If your rental unit is covered by the CARES Act, your landlord was prohibited from charging you late fees between April and July, but they can charge late fees now if your lease says so.

I Need Help Paying Rent

There is government assistance available for people who are behind on rent. The rent relief program provides short-term financial assistance in the form of rent and mortgage payments.

Program Guidelines

  • Tenant must have income loss related to COVID-19; the program accepts a lot of different reasons for income loss, so if you lost income since mid-March 2020 you should apply.
  • Tenants must have a written lease with their landlord or other written proof that they are a tenant.
  • Monthly rent amount must be at or below 150% fair market rent; the rent relief program will let you know if you qualify once you tell them the amount of rent you pay.
  • Payments can be applied to any rent that accrued since April 1, 2020.
  • Covers current rent payments up to three months if tenant remains eligible (unable to pay rent without assistance).
  • The program will also give precedence to households without other federal and state eviction or foreclosure protections.


To apply for assistance, visit dhcd.virginia.gov/eligibility or call 211 VIRGINIA by dialing 2-1-1 from your phone.

If you fall behind on rent payments, it is a good idea to ask your landlord for a payment plan to pay off the balance. Get any payment plan in writing. Make sure the agreement includes:

  • A statement of how much is owed
  • A schedule of payment dates and amounts due
  • Details on whether the amount due is in addition to the rent
  • A discount if you pay off the balance early
  • A guarantee from the landlord not to initiate an eviction as a condition of adhering to the payment plan.

If you live in an apartment covered under the Department of Housing and Urban Development (HUD) Section 8 Housing Choice Voucher program, you may qualify for a financial hardship exemption. The Public Housing Authority that issues the voucher must grant an exemption from payment of minimum rent if the family is experiencing a financial hardship. Financial hardship includes:

  • When the family would be evicted because it is unable to pay the minimum rent;
  • When the income of the family has decreased because of changed circumstances, including loss of employment;
  • When a death has occurred in the family.

If a family requests a financial hardship exemption, the PHA must suspend the minimum rent requirement beginning the month following the family’s request for a hardship exemption and continuing until the PHA determines whether there is a qualifying financial hardship and whether it is temporary or long term.

Starting July 1, 2020, Pilot Eviction Diversion Programs began in the cities of Danville, Hampton, Petersburg, and Richmond. Tenants facing an eviction in the participating cities may be eligible to enter into a court mandated payment plan. To qualify, the tenant must:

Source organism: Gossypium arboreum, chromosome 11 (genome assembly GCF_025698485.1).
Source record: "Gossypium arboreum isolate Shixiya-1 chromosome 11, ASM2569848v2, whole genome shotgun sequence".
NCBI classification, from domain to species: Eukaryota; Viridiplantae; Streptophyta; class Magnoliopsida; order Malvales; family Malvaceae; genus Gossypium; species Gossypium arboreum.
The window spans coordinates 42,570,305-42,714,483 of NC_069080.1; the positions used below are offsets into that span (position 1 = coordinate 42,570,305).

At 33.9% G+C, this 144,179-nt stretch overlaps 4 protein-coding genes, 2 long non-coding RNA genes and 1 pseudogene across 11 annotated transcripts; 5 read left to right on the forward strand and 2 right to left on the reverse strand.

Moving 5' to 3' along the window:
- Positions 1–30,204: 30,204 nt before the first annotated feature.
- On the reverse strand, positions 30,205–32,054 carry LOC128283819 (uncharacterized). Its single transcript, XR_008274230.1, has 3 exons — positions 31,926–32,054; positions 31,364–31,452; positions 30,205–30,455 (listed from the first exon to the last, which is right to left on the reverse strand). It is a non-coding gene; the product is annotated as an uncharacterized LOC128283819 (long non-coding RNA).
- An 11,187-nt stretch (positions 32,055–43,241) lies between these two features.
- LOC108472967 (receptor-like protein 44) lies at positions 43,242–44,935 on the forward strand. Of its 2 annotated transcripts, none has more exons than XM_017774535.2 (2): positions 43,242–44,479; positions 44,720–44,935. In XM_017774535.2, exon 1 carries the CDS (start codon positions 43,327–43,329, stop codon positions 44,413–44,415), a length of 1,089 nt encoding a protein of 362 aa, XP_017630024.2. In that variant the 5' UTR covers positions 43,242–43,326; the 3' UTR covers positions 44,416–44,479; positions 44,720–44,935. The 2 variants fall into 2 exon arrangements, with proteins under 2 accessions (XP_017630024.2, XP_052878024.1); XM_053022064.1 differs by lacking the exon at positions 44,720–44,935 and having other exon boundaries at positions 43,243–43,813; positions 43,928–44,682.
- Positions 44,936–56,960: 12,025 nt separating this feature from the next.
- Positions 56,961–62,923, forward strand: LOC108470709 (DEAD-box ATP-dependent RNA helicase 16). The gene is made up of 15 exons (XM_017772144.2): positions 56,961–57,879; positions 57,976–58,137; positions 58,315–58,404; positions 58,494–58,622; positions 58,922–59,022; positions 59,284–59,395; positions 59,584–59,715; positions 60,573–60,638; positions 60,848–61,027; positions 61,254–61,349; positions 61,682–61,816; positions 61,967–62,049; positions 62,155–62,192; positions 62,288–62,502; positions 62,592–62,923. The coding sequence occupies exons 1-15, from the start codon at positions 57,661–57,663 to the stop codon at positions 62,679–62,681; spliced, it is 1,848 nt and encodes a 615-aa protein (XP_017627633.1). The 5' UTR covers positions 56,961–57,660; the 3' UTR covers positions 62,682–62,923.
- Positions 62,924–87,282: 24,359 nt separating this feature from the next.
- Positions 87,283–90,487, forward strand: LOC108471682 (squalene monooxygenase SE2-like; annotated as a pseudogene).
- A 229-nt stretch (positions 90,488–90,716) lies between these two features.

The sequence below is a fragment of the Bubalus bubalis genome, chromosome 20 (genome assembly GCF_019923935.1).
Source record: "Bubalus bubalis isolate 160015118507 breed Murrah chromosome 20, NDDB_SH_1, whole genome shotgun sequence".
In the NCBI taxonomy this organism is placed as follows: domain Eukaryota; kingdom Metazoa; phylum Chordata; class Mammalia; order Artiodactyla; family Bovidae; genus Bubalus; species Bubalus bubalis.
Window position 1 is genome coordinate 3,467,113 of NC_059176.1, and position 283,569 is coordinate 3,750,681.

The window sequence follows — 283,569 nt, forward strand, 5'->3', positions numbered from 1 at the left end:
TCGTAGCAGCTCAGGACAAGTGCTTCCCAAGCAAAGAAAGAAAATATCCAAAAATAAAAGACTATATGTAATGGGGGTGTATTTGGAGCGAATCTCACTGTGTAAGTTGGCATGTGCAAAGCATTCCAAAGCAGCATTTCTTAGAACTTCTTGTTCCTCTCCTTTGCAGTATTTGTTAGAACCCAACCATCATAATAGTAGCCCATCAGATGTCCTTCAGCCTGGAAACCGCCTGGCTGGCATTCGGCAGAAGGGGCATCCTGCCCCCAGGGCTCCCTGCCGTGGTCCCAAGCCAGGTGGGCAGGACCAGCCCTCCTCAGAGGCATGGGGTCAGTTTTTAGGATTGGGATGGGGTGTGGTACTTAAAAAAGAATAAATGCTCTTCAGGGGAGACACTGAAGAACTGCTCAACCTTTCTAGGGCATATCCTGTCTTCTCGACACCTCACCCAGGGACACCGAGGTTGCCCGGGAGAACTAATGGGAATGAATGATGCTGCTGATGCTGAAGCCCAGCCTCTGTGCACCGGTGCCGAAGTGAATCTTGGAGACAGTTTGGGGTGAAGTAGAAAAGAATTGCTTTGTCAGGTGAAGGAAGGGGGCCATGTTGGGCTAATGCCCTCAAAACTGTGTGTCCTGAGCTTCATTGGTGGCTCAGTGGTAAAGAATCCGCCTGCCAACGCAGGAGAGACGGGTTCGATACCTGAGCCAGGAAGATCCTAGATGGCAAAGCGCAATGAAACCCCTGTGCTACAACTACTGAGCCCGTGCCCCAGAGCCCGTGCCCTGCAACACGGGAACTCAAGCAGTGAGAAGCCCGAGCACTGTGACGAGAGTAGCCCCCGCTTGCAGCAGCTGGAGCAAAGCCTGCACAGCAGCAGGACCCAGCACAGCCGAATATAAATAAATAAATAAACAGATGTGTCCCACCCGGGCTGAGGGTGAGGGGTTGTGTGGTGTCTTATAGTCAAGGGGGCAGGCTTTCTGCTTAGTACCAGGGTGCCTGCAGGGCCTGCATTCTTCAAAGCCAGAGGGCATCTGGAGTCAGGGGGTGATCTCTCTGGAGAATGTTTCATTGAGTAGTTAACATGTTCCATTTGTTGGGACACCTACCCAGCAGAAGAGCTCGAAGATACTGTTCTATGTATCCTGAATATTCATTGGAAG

1. Appear in court on the first court date and request to have the case referred into the Program;
  2. Pay to the landlord or into the court at least 25 percent of the amount due on the unlawful detainer
  3. Provide sworn testimony that the tenant is employed and has sufficient funds to make the payments under the court payment plan, or otherwise has sufficient funds to make such payments
  4. Provide sworn testimony explaining the reasons for being unable to make rental payments as contracted for in the rental agreement;
  5. Has not been late within the last 12 months in payment of rent as contracted for in the rental agreement at the rate of either (i) more than two times in six months or (ii) more than three times in 12 months;
  6. Has not exercised the “right of redemption” within the last six months; and
  7. Has not participated in an eviction diversion program within the last 12 months.


If the tenant qualifies, the court enters the landlord and tenant into a court-ordered payment plan.

  • The court will then continue the eviction case for the duration of the payment plan period.
  • If the tenant satisfies all the requirements of the payment plan agreement, the court will dismiss the eviction lawsuit.
  • If the tenant fails to make a payment under the court-ordered payment plan or to keep current monthly rental payments to the landlord, the landlord can serve written notice to the court.
  • Unless the tenant files an affidavit with the court within 10 days of the date of such notice stating that the current rent has in fact been paid and that the landlord has not properly acknowledged payment of such rent, the court must award possession of the property to the landlord.

For more information about the Eviction Diversion Program in your city, contact your local court or local legal aid program.